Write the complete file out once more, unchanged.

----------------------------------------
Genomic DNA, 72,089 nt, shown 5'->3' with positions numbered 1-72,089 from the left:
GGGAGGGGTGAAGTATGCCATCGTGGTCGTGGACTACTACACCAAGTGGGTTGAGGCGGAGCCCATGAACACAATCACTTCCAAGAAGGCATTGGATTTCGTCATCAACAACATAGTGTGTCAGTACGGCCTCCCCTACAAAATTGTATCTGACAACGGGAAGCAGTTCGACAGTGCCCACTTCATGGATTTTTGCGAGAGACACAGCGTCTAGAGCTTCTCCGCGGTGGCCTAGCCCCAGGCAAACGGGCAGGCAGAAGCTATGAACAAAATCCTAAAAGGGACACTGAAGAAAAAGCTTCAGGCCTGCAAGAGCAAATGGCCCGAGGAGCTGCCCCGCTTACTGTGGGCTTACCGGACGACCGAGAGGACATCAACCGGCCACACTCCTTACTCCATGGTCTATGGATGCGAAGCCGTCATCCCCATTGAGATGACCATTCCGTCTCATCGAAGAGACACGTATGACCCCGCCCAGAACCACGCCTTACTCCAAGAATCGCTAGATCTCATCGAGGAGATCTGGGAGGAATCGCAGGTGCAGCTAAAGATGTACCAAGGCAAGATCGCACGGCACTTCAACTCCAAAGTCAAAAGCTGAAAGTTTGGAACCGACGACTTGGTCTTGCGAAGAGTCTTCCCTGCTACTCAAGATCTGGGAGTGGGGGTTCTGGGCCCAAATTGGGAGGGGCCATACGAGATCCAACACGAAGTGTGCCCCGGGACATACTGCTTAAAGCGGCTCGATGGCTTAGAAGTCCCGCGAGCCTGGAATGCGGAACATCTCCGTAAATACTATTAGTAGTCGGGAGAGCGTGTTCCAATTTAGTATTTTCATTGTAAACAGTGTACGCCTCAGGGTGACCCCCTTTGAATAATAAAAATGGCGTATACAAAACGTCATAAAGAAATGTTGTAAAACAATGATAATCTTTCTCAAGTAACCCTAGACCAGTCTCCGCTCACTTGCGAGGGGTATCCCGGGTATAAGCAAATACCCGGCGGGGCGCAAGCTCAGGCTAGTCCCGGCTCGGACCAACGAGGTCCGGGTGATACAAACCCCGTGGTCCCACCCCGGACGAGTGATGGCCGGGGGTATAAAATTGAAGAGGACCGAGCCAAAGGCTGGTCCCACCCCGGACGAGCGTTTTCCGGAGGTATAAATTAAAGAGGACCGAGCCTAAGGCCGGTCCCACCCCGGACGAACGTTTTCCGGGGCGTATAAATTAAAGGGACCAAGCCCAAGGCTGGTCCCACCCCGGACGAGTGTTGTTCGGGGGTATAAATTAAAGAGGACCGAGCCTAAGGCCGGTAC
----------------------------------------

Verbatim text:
Genomic DNA, 72,089 nt, shown 5'->3' with positions numbered 1-72,089 from the left:
GGGAGGGGTGAAGTATGCCATCGTGGTCGTGGACTACTACACCAAGTGGGTTGAGGCGGAGCCCATGAACACAATCACTTCCAAGAAGGCATTGGATTTCGTCATCAACAACATAGTGTGTCAGTACGGCCTCCCCTACAAAATTGTATCTGACAACGGGAAGCAGTTCGACAGTGCCCACTTCATGGATTTTTGCGAGAGACACAGCGTCTAGAGCTTCTCCGCGGTGGCCTAGCCCCAGGCAAACGGGCAGGCAGAAGCTATGAACAAAATCCTAAAAGGGACACTGAAGAAAAAGCTTCAGGCCTGCAAGAGCAAATGGCCCGAGGAGCTGCCCCGCTTACTGTGGGCTTACCGGACGACCGAGAGGACATCAACCGGCCACACTCCTTACTCCATGGTCTATGGATGCGAAGCCGTCATCCCCATTGAGATGACCATTCCGTCTCATCGAAGAGACACGTATGACCCCGCCCAGAACCACGCCTTACTCCAAGAATCGCTAGATCTCATCGAGGAGATCTGGGAGGAATCGCAGGTGCAGCTAAAGATGTACCAAGGCAAGATCGCACGGCACTTCAACTCCAAAGTCAAAAGCTGAAAGTTTGGAACCGACGACTTGGTCTTGCGAAGAGTCTTCCCTGCTACTCAAGATCTGGGAGTGGGGGTTCTGGGCCCAAATTGGGAGGGGCCATACGAGATCCAACACGAAGTGTGCCCCGGGACATACTGCTTAAAGCGGCTCGATGGCTTAGAAGTCCCGCGAGCCTGGAATGCGGAACATCTCCGTAAATACTATTAGTAGTCGGGAGAGCGTGTTCCAATTTAGTATTTTCATTGTAAACAGTGTACGCCTCAGGGTGACCCCCTTTGAATAATAAAAATGGCGTATACAAAACGTCATAAAGAAATGTTGTAAAACAATGATAATCTTTCTCAAGTAACCCTAGACCAGTCTCCGCTCACTTGCGAGGGGTATCCCGGGTATAAGCAAATACCCGGCGGGGCGCAAGCTCAGGCTAGTCCCGGCTCGGACCAACGAGGTCCGGGTGATACAAACCCCGTGGTCCCACCCCGGACGAGTGATGGCCGGGGGTATAAAATTGAAGAGGACCGAGCCAAAGGCTGGTCCCACCCCGGACGAGCGTTTTCCGGAGGTATAAATTAAAGAGGACCGAGCCTAAGGCCGGTCCCACCCCGGACGAACGTTTTCCGGGGCGTATAAATTAAAGGGACCAAGCCCAAGGCTGGTCCCACCCCGGACGAGTGTTGTTCGGGGGTATAAATTAAAGAGGACCGAGCCTAAGGCCGGTAC